ROCHESTER, Minn. — A random disease surveillance program operated by the Minnesota Department of Health has identified the nation's first known case of the so-called Brazil P.1 variant of COVID-19.
The variant was found in a Twin Cities resident who had recently travelled to Brazil, according to a news release from the state department of health.
All viruses mutate and SARS-CoV-2 is no exception. The Brazil variant is known to be more transmissible but is not known at this time to be more deadly.
It has mutations that affect the spike protein, however, and this raises concerns among scientists, not yet answered, as to whether the variant could evade the immune response and thereby allow re-infection.
Last week, the manufacturers of the Pfizer and Moderna vaccines stated they have evidence that the vaccines now being issued protect against a new UK variant. No such is information is available about the Brazil variant.
“We’re thankful that our testing program helped us find this case, and we thank all Minnesotans who seek out testing when they feel sick or otherwise have reason to get a test,” Minnesota Commissioner of Health Jan Malcolm said in a statement.
“We know that even as we work hard to defeat COVID-19, the virus continues to evolve as all viruses do. That’s yet another reason why we want to limit COVID-19 transmission — the fewer people who get COVID-19, the fewer opportunities the virus has to evolve."
The state health department's public health laboratory processes a random 50 samples each week for whole genome sequencing, a review meant to develop "a more accurate picture of what specific forms of COVID-19 are circulating in Minnesota," according to the statement.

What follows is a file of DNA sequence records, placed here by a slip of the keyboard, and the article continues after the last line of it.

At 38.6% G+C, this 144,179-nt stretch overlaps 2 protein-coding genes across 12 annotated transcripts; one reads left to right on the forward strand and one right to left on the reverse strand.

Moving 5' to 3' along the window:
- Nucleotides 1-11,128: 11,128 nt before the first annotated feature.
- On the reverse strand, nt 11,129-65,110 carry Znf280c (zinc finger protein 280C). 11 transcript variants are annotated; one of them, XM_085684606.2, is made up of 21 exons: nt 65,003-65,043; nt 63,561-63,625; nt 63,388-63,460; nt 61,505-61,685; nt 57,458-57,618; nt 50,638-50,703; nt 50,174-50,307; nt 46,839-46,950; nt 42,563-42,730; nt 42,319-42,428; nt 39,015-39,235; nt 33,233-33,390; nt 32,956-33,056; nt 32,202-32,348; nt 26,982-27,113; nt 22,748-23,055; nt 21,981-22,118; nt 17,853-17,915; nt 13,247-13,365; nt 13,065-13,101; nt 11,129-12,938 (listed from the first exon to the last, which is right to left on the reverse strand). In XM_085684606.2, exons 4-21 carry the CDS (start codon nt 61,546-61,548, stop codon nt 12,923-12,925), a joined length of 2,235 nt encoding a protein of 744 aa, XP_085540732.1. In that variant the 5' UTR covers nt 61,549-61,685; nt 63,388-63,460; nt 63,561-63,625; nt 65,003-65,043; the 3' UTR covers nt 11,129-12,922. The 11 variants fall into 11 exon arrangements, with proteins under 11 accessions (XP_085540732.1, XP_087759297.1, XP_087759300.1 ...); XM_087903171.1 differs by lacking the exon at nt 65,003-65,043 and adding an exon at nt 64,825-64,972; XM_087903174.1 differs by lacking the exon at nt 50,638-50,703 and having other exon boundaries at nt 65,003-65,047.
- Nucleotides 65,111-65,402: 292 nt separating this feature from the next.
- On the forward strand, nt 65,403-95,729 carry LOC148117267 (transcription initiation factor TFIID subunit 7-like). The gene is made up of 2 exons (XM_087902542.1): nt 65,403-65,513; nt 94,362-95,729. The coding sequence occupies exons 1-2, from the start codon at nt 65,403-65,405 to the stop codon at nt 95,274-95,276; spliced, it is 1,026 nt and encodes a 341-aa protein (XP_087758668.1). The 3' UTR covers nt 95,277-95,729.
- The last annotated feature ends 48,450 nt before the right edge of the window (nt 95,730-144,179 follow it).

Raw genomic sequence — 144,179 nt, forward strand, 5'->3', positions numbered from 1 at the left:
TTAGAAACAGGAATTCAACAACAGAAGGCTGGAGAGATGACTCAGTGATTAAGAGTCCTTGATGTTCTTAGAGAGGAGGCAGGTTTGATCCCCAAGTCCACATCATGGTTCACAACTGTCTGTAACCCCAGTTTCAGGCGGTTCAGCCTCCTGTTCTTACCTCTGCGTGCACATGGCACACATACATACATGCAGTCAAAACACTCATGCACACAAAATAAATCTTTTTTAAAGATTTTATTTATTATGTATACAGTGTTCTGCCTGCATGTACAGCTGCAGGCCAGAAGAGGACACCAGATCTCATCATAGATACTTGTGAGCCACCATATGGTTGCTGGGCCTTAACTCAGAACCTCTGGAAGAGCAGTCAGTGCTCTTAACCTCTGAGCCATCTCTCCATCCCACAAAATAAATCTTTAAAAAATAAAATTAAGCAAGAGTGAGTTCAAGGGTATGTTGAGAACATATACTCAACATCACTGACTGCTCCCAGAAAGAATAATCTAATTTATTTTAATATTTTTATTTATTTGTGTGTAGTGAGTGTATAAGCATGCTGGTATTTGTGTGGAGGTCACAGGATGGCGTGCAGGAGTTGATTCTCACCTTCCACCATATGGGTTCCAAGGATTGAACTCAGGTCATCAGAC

That means there could be more persons in the state with the Brazil variant. The test cannot say how prevalent it is, only that it has shown up in one of the 50 samples collected from thousands of tests conducted daily.
Minnesota already has eight patients identified as having tested positive for the UK variant, which is 50-70% more transmissible and possibly 30-40% more deadly.
That is a relative increase of a small overall risk of death, however: British authorities announced last week they believe that the UK variant is lethal in 13 to 14 persons per 1,000, compared to 10 persons per 1,000 for the previous variant.
The UK variant cases are all residents of the Twin Cities metro area, and most had recently travelled.
“One of the reasons we are able to detect those variants of concern in Minnesota so quickly is that we have one of the best public health laboratory surveillance systems in the U.S.,” Malcolm said.
Health officials said the patient with the Brazil variant is under home isolation and quarantine, and is being interviewed by health officials about their travel and contacts.